Good connection peas!  Doing the right thing (click to insert in post)  And yes you are so right - sometimes when kids have no boundaries we allow others to dictate them when we are adults. Our parents did their best - we need to carry the load now and decide what we want to keep (as part of our childhood conditioning) and what we want to replace with our own boundaries, beliefs, moral code.

Reading up on boundaries would be really helpful for you peas: https://bpdfamily.com/message_board/index.php?topic=59097.0
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« Reply #38 on: October 04, 2013, 06:14:37 PM »

Our parents did their best - we need to carry the load now and decide what we want to keep (as part of our childhood conditioning) and what we want to replace with our own boundaries, beliefs, moral code.

We frequently discuss understanding our Family of Origin (FOO) issues.  While I find it helpful to look at the past, I think we sometimes get stuck in analysis paralasis.  At some point in time shouldn't we attract, find, maintain healthy relationships once we understand our FOO issues? Why are there so many single people (men and women) that don't seem to get there?  (Me included as I consider myself and older wiser person.)  I keep thinking what's the deal?
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« Reply #39 on: October 04, 2013, 06:32:39 PM »

It seems, from my life and this site, that most of them are not better afterwards because they do not do the work to better themselves. Change comes from within. Going by what's on the surface can be very deceptive, especially when that's all you have to go on. More cycles of using and being used does not a pretty picture make.
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« Reply #40 on: October 04, 2013, 06:44:55 PM »

One of my good friends helped shake me back to reality once when I was lamenting on the phone one night, a Saturday night, that I am so lonely and worse off after the b/u and my ex was probably having a great night with one of the many women he said wanted to sleep with him. 

And my friend firmly responded, "No, he's probably drunk."

My ex is an alcoholic. I felt so much better when she reminded me.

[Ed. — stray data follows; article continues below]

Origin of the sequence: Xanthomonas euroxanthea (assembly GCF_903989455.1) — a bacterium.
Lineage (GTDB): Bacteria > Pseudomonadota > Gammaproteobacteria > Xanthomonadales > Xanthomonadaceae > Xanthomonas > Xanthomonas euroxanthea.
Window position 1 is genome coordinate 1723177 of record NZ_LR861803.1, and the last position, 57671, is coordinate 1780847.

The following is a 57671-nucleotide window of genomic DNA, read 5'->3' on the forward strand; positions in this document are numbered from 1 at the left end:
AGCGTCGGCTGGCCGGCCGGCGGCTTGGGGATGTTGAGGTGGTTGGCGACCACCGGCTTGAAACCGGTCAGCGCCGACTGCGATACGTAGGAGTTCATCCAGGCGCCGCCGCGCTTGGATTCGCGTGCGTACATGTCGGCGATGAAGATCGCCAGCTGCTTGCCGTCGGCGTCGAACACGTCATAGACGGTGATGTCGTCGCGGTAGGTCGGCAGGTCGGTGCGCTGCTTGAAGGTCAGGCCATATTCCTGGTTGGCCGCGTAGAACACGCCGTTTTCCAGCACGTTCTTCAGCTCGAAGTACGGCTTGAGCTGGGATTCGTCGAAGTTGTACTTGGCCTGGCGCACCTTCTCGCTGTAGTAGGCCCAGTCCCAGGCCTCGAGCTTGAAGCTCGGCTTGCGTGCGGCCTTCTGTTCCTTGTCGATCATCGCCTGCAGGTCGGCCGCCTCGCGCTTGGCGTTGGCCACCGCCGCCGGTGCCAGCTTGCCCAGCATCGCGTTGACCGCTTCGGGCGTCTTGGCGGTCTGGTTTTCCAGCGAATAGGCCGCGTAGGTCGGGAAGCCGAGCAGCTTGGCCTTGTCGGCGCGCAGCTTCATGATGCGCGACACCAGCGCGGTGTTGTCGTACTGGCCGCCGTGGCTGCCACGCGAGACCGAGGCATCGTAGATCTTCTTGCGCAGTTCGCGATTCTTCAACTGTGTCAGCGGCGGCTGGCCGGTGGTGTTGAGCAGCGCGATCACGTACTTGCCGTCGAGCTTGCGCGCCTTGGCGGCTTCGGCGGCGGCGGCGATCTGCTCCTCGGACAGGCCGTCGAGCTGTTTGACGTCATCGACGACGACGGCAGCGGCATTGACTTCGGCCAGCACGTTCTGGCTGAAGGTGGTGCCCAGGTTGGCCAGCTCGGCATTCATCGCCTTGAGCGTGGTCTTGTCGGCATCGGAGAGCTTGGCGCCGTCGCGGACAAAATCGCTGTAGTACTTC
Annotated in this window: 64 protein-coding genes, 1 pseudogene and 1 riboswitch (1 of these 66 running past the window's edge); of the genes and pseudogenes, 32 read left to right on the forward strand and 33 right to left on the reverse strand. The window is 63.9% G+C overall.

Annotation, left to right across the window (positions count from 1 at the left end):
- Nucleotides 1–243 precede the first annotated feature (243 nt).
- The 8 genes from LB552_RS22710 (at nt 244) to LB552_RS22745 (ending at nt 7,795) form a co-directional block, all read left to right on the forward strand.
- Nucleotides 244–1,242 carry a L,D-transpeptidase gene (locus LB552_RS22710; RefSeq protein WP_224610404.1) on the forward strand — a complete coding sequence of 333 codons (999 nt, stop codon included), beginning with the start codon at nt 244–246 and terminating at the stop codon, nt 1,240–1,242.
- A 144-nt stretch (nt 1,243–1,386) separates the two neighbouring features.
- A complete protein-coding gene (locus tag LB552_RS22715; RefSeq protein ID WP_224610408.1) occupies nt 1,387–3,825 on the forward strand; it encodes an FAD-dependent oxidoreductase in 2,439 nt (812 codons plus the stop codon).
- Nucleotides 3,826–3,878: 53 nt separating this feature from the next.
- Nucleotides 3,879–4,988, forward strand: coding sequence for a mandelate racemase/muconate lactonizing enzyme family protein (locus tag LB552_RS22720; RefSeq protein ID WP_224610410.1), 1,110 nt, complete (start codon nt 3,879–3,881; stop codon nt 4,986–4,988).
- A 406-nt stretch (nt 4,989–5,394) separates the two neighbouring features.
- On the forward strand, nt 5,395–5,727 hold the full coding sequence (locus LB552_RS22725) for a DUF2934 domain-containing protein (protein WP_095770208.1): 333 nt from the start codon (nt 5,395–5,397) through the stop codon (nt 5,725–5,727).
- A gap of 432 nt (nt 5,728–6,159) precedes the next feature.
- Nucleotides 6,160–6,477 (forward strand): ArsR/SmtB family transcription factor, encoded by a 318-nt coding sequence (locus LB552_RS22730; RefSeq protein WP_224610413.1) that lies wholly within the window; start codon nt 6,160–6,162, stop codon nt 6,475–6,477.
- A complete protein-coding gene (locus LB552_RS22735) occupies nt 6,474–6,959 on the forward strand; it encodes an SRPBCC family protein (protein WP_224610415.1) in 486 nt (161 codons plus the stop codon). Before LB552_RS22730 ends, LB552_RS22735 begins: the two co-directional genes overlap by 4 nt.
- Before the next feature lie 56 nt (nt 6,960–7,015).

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musicfan42
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« Reply #41 on: October 04, 2013, 08:30:28 PM »

We frequently discuss understanding our Family of Origin (FOO) issues.  While I find it helpful to look at the past, I think we sometimes get stuck in analysis paralasis.  At some point in time shouldn't we attract, find, maintain healthy relationships once we understand our FOO issues? Why are there so many single people (men and women) that don't seem to get there?  (Me included as I consider myself and older wiser person.)  I keep thinking what's the deal?

I think that being aware of Family of Origin (FOO) issues is only step 1-it's only awareness of the problem but then the problem remains there to be solved. Step 2 is definitely about problem solving-writing down an inventory to figure out what self-sabotaging behaviors one may do in relationships. For me, I rushed into relationships, didn't really think before I spoke/acted... was basically very impulsive. I had to stop and take relationships slower. I also had to learn assertiveness skills too. I'm not saying that I've gotten it totally figured out because who has but I think that I've made progress.

I also realized that I was attracted to people's "potential"-who they could be in the future as opposed to who they actually were in the here-and-now. I had to get real and say to myself that potential means nothing-that we all have the potential to be astronauts etc but that most of us are not going to do it. I realized that unless I see someone taking decisive action in their life, then all the flowery words in the world mean nothing. So basically actions > words.
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« Reply #42 on: October 04, 2013, 08:30:45 PM »

My ex was not diagnosed but so much of what I experienced I see in the posts here, some almost verbatim, which still freaks me out.

I know the r/s ripped the scabs off childhood messages of not being good enough for a multitude of reasons. My ex had an uncanny way of saying very hurtful things with a big smile on her face. I still don't know if she just had a bizarre sense of humor or if she was just being nasty.

It really undermined my self confidence, made me feel very inadequate, and very confused as to what was really happening and what was real.